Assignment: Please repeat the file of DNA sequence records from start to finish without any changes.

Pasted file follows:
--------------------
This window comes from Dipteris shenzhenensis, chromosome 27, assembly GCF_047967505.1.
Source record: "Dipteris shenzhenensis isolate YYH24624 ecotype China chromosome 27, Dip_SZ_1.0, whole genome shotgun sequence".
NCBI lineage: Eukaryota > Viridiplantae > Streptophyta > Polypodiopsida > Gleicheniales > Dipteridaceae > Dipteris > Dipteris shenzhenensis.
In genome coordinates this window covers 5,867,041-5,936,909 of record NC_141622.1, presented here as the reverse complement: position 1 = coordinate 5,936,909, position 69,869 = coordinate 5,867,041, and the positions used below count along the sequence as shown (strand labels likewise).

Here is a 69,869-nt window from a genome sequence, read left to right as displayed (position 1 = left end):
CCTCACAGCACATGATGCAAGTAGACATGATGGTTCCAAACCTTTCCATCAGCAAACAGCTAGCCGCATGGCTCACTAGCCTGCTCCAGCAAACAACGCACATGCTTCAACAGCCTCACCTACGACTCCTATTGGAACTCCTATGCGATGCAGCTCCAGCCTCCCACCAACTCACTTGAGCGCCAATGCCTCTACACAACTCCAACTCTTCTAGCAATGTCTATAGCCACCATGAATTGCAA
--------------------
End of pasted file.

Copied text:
This window comes from Dipteris shenzhenensis, chromosome 27, assembly GCF_047967505.1.
Source record: "Dipteris shenzhenensis isolate YYH24624 ecotype China chromosome 27, Dip_SZ_1.0, whole genome shotgun sequence".
NCBI lineage: Eukaryota > Viridiplantae > Streptophyta > Polypodiopsida > Gleicheniales > Dipteridaceae > Dipteris > Dipteris shenzhenensis.
In genome coordinates this window covers 5,867,041-5,936,909 of record NC_141622.1, presented here as the reverse complement: position 1 = coordinate 5,936,909, position 69,869 = coordinate 5,867,041, and the positions used below count along the sequence as shown (strand labels likewise).

Here is a 69,869-nt window from a genome sequence, read left to right as displayed (position 1 = left end):
CCTCACAGCACATGATGCAAGTAGACATGATGGTTCCAAACCTTTCCATCAGCAAACAGCTAGCCGCATGGCTCACTAGCCTGCTCCAGCAAACAACGCACATGCTTCAACAGCCTCACCTACGACTCCTATTGGAACTCCTATGCGATGCAGCTCCAGCCTCCCACCAACTCACTTGAGCGCCAATGCCTCTACACAACTCCAACTCTTCTAGCAATGTCTATAGCCACCATGAATTGCAA